FE Williams collection listed on UNESCO’s Memory of the World
A collection of glass-plate photographs portraying Australia’s first contacts with Papuan culture has been listed on the UNESCO Asia/Pacific Memory of the World Register.
The FE Williams collection of photographs, taken by Australian government anthropologist Francis Edgar Williams, was chosen for its outstanding historical value as a record of Australia’s relationship with Papua in the 1920s and 1930s. It captures some of the first interactions between Papuan culture and the western world.
The collection of almost 2000 glass plate photographs and negatives was taken during Williams’ time as government anthropologist in the Australian Territory of Papua from 1922 until his death in 1943. Most are held by the National Archives of Australia and the National Archives of Papua New Guinea, with some in the South Australian Museum – all of whom are jointly awarded the place on the Register.
International Council on Archives comes to Brisbane
More than 1000 leading archivists from around the world have joined forces in Brisbane to try and solve the many challenges of archives in the digital world.
Hosted by the National Archives of Australia, the International Council on Archives (ICA) Congress was held in the southern hemisphere for the first time, but the debate went worldwide through lively and far-reaching Twitter discussions.
Keynote speakers including David S Ferriero, the Archivist of the United States; Baltasar Garzón Real, former Judge Magistrate of Spain’s central criminal court; and Dame Stella Rimington, former Director General of the British Security Service, MI5, encouraged fascinating debate. The right to information versus privacy, and archives in a world of social media and technological advances were hot topics.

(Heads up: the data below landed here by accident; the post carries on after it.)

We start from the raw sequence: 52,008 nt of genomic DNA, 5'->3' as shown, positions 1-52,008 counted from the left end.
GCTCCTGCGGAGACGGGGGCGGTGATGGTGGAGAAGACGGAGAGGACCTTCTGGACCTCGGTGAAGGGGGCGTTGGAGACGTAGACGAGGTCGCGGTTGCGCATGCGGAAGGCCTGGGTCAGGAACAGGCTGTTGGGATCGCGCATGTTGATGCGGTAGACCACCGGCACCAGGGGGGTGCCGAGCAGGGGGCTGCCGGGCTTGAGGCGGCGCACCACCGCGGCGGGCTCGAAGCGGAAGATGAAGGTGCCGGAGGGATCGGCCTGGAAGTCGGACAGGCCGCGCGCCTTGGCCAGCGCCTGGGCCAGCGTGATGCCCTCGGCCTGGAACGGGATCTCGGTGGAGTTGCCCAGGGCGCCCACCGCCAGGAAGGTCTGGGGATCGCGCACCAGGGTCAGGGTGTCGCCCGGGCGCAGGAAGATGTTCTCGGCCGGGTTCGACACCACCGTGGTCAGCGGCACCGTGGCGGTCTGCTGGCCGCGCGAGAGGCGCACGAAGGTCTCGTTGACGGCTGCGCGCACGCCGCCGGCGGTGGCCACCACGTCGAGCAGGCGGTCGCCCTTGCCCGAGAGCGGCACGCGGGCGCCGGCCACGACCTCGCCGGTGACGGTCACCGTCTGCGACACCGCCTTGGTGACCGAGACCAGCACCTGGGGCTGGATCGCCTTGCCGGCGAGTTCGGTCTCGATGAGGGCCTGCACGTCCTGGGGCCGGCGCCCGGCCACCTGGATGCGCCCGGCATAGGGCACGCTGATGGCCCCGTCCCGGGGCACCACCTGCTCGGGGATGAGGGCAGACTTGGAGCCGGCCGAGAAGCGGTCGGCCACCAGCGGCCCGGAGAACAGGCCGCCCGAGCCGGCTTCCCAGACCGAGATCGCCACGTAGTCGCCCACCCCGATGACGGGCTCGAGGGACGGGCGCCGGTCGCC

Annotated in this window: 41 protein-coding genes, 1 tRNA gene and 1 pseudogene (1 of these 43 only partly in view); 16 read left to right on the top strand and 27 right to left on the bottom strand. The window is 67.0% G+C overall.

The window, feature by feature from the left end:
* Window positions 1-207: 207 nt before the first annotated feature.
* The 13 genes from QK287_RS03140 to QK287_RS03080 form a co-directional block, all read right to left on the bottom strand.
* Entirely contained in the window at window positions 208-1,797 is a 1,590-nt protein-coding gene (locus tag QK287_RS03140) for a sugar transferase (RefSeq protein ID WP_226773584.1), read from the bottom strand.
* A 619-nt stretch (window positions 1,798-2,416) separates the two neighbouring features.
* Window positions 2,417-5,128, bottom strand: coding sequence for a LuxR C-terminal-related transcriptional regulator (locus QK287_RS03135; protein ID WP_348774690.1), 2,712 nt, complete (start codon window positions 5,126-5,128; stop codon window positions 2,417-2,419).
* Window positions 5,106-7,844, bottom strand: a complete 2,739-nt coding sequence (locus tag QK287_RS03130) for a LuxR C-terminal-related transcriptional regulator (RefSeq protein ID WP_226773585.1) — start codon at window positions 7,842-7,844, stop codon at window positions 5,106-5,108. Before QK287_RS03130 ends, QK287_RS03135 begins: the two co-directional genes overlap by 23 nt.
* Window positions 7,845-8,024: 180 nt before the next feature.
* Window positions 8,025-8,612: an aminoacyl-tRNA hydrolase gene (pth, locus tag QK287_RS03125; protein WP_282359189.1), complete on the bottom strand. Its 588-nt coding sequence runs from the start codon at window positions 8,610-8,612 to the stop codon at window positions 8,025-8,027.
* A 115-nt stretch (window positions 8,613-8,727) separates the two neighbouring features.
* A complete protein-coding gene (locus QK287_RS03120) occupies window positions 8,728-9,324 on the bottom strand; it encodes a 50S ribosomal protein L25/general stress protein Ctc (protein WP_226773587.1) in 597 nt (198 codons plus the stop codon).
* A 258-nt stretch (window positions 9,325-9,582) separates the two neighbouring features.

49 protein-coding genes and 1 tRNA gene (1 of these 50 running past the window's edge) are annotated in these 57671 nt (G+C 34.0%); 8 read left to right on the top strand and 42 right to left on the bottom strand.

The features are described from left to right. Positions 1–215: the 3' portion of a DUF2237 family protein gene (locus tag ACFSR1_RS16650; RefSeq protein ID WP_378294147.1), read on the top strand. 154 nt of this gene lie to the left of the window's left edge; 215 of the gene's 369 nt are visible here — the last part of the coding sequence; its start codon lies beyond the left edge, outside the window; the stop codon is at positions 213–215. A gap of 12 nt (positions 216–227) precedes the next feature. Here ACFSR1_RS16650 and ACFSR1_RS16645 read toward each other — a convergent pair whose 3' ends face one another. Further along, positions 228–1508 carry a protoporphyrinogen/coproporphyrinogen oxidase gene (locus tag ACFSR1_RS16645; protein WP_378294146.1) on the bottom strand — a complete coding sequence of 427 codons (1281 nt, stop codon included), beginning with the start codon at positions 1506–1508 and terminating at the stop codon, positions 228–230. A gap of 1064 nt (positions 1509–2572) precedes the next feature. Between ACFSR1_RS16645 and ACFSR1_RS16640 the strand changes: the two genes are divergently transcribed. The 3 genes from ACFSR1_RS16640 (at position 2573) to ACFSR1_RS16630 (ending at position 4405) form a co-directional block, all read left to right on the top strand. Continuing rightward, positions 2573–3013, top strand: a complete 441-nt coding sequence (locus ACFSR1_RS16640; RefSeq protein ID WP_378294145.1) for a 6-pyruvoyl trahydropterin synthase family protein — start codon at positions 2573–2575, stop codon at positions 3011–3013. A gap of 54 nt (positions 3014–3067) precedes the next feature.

For more, see the ICA Congress 2012 website.
Lost Griffin document now in safekeeping
A lost document from the Griffins’ winning entry in the 1911 Federal Capital Design Competition has been handed over to the National Archives, completing the Archives’ collection of original Griffin items.
The document explains and describes the 16 competition drawings submitted by Walter Burley Griffin and Marion Mahony Griffin as part of their ‘Entry 29’. Typed by the Griffins, it is in an unusual ‘tall’ booklet format favoured by Marion Mahony Griffin. It includes original hand-drawn diagrams of the underlying concept for Canberra, shedding further light on the Griffins’ vision for the city.
You can see the unearthed document on RecordSearch.
Debating our Constitution – Where to for Indigenous Australians?
Each year, on 9 July, the National Archives celebrates Constitution Day. This date marks the day Queen Victoria gave royal assent to the Australian Constitution in 1900, making it law.
This year, we joined forces with ABC Radio National to promote discussion of how to best recognise Indigenous Australians in the Constitution. Leading commentators Professor Mick Dodson, Father Frank Brennan, Alison Page and Professor Megan Davis gave their ideas at a forum in Sydney on 2 July.
You can read their views, and have your say, on the Constitution Day blog.
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